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Rand Paul's pitch to the middle in 2016

While all eyes are on Hillary Clinton’s book tour lately, Senator Rand Paul has given a clearer picture what his own possible presidential run might look like.
Republican Senator Rand Paul leaves the stage after speaking during the Faith and Freedom Coalition's 'Road to Majority' conference in Washington, June 20, 2014.
Republican Senator Rand Paul leaves the stage after speaking during the Faith and Freedom Coalition's 'Road to Majority' conference in Washington, June 20, 2014.

While all eyes are on Hillary Clinton’s book tour lately, Republican Senator Rand Paul of Kentucky has been giving a clearer picture of what his own potential 2016 presidential run might look like.

Polls show the GOP primaries are as wide open as the Democratic primary is dominated by Clinton’s frontrunner status. A Quinnipiac poll released on Tuesday found Paul leads the GOP field among an intensely divided Republican electorate: 11% of voters said they backed him, a statistically insignificant margin over Jeb Bush and Chris Christie, who each garnered 10% support. Paul is openly exploring a presidential bid and his political action committee recently hired Rick Santorum’s 2012 campaign manager Mike Biundo to manage its operations in New England, including the critical primary state New Hampshire. 

Paul is one of the most celebrated members of the tea party class of 2010 and has cultivated a warm relationship with the conservative grassroots. But in recent weeks, he’s gone out of his way to show how his unorthodox politics might distinguish him from the field in ways that could potentially broaden his appeal to non-traditional groups for a Republican.

Paul isn’t a moderate by any stretch of the imagination, but his intense devotion to the philosophy of libertarianism at home and non-interventionism abroad popularized by his father, former congressman Ron Paul, has led him to unconventional places for a member of the GOP. 

This week, Paul teamed up with Democratic Senator Cory Booker of New Jersey to introduce the REDEEM Act, a bill that would provide opportunities for low-level criminals to expunge or seal their record in order to help prevent them being denied employment due to background checks. He said the goal was to break a “cycle of poverty and incarceration” in which young people become ensnared in the justice system early and then are unable to rehabilitate themselves by finding work.

Paul has also embarked on a campaign to restore voting rights to felons, an issue championed by civil rights groups who argue current policies disenfranchise minorities who are disproportionally targeted by the law for non-violent offenses. Paul has explicitly argued that by adopting the issue, the GOP could help rebuild its relationship with African-American voters, 93% of who voted for President Obama in 2012, according to exit polls. He’s also delicately pushed back against the GOP’s widespread support for more restrictions on voting rights in order to combat alleged electoral fraud, which many black voters see as a false pretext for making voting more difficult for minorities.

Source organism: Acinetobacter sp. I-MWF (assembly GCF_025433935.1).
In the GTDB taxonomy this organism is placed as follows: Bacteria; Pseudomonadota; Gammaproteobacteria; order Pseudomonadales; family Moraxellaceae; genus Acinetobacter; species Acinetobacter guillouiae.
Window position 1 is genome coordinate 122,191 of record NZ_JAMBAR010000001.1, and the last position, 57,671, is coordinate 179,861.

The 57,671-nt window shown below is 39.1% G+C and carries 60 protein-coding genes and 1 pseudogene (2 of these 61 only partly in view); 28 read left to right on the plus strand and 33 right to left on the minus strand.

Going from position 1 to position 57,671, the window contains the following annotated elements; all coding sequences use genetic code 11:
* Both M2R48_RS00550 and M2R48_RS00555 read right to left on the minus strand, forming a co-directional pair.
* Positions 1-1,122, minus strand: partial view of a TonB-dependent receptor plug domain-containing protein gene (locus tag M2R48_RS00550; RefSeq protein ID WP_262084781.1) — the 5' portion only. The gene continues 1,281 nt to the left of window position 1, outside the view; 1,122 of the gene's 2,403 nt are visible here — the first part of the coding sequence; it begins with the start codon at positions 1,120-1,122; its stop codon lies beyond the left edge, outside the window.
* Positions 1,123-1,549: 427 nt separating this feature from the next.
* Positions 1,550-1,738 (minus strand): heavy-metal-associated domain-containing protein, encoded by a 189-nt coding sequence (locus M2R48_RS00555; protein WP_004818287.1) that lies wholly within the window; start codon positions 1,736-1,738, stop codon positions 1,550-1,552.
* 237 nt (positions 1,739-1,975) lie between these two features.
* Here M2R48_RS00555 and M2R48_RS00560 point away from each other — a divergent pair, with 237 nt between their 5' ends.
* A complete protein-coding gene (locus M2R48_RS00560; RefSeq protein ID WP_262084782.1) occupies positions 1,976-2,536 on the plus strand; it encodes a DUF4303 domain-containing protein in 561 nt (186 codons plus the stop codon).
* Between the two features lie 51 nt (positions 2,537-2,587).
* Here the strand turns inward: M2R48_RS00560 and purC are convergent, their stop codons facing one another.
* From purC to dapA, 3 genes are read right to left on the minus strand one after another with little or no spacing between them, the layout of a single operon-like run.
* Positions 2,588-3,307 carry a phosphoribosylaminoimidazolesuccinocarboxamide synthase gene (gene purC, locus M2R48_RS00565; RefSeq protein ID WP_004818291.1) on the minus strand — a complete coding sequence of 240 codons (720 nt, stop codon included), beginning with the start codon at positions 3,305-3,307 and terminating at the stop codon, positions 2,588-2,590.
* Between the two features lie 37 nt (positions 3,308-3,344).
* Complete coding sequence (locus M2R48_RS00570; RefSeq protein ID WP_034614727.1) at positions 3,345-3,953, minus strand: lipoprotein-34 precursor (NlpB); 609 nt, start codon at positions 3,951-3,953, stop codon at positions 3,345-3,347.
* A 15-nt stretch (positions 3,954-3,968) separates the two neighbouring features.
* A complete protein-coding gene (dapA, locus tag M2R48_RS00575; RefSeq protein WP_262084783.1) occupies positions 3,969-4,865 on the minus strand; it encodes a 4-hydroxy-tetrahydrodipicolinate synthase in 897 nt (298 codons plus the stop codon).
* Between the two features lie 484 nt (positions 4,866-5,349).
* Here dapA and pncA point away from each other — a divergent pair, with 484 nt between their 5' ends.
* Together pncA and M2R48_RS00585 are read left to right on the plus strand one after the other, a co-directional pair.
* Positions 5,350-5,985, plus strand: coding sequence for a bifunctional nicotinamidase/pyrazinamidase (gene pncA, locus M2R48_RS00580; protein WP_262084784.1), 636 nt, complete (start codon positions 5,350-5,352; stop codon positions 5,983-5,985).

On foreign policy, the ongoing crisis in Iraq has given Paul one of his best opportunities to lay out his foreign policy vision, which would almost certainly be the most contentious part of his platform in a GOP presidential primary. In a series of high-profile media appearances, Paul went toe-to-toe with Vice President Dick Cheney, arguing that the Iraq War was a mistake and that calls for greater military intervention in Syria and Iraq would be counterproductive.

While the GOP’s foreign policy is very much in flux after the hawkish consensus it enjoyed under President Bush, Paul’s aggressive denunciation of the 2003 invasion represents the farthest any of the likely 2016 field has gone in distancing themselves from that era. It’s a position that could plausibly build support outside the GOP base: an NBC News/Wall Street Journal poll last month found that an overwhelming 71% of Americans believe the second Iraq War was “not worth it.” 

On civil rights, Paul has been one of the most aggressive critics in the Senate of NSA spying, an issue that still looms large as information leaked by former intelligence contractor Edward Snowden continues to generate new reports.

Paul has a long list of weaknesses that could make his efforts to reach out to non-GOP voters futile, especially African-Americans. The same libertarian philosophy that led him to his positions on criminal justice reform has also led him to criticize the 1964 Civil Rights Act for forcing businesses to desegregate and to hire and defend a neo-Confederate staffer and co-author who celebrated the assassination of Abraham Lincoln.

His stance on the NSA and Iraq might give him an opportunity to challenge a Democrat like Clinton from the left, but his twin calls for lower taxes for the rich and sweeping cuts to government services could push moderates away as well. Then there was his role in engineering an unpopular government shutdown with Senator Ted Cruz.

But the last few months have given Paul perhaps his best opportunity to pitch voters on his positions that might play well outside the core GOP. Will this be the Paul that shows up next year for his first Republican debate?